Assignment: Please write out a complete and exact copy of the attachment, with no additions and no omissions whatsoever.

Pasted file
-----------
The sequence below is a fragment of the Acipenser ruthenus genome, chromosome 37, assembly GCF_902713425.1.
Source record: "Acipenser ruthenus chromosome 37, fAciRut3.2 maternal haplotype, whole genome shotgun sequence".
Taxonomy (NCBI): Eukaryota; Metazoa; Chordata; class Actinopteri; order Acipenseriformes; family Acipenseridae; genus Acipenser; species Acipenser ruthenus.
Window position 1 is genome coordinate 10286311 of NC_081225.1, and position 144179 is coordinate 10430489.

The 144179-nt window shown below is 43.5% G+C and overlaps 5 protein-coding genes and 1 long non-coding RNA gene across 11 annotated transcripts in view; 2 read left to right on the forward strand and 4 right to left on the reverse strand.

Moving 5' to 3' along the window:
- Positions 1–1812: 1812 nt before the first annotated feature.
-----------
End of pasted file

The sequence below is a fragment of the Acipenser ruthenus genome, chromosome 37, assembly GCF_902713425.1.
Source record: "Acipenser ruthenus chromosome 37, fAciRut3.2 maternal haplotype, whole genome shotgun sequence".
Taxonomy (NCBI): Eukaryota; Metazoa; Chordata; class Actinopteri; order Acipenseriformes; family Acipenseridae; genus Acipenser; species Acipenser ruthenus.
Window position 1 is genome coordinate 10286311 of NC_081225.1, and position 144179 is coordinate 10430489.

The 144179-nt window shown below is 43.5% G+C and overlaps 5 protein-coding genes and 1 long non-coding RNA gene across 11 annotated transcripts in view; 2 read left to right on the forward strand and 4 right to left on the reverse strand.

Moving 5' to 3' along the window:
- Positions 1–1812: 1812 nt before the first annotated feature.